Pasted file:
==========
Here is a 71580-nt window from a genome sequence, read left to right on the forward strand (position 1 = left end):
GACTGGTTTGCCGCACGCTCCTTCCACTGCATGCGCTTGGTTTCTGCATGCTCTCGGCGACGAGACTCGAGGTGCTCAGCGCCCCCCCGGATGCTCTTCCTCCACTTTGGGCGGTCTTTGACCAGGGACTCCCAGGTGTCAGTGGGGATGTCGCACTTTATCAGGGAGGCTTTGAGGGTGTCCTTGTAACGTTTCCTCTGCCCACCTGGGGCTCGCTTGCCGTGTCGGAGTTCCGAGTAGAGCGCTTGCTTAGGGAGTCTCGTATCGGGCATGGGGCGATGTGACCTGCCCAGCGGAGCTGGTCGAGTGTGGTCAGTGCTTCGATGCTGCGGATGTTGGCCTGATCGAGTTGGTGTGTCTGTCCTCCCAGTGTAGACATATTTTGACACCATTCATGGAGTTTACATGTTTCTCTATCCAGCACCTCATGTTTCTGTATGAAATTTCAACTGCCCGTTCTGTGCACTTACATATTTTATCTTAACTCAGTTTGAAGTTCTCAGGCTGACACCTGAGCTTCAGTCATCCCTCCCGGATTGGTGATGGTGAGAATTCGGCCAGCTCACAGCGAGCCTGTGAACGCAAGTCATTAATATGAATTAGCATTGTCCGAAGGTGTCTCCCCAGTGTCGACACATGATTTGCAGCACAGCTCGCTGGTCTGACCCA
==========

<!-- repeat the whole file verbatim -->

Here is a 71580-nt window from a genome sequence, read left to right on the forward strand (position 1 = left end):
GACTGGTTTGCCGCACGCTCCTTCCACTGCATGCGCTTGGTTTCTGCATGCTCTCGGCGACGAGACTCGAGGTGCTCAGCGCCCCCCCGGATGCTCTTCCTCCACTTTGGGCGGTCTTTGACCAGGGACTCCCAGGTGTCAGTGGGGATGTCGCACTTTATCAGGGAGGCTTTGAGGGTGTCCTTGTAACGTTTCCTCTGCCCACCTGGGGCTCGCTTGCCGTGTCGGAGTTCCGAGTAGAGCGCTTGCTTAGGGAGTCTCGTATCGGGCATGGGGCGATGTGACCTGCCCAGCGGAGCTGGTCGAGTGTGGTCAGTGCTTCGATGCTGCGGATGTTGGCCTGATCGAGTTGGTGTGTCTGTCCTCCCAGTGTAGACATATTTTGACACCATTCATGGAGTTTACATGTTTCTCTATCCAGCACCTCATGTTTCTGTATGAAATTTCAACTGCCCGTTCTGTGCACTTACATATTTTATCTTAACTCAGTTTGAAGTTCTCAGGCTGACACCTGAGCTTCAGTCATCCCTCCCGGATTGGTGATGGTGAGAATTCGGCCAGCTCACAGCGAGCCTGTGAACGCAAGTCATTAATATGAATTAGCATTGTCCGAAGGTGTCTCCCCAGTGTCGACACATGATTTGCAGCACAGCTCGCTGGTCTGACCCA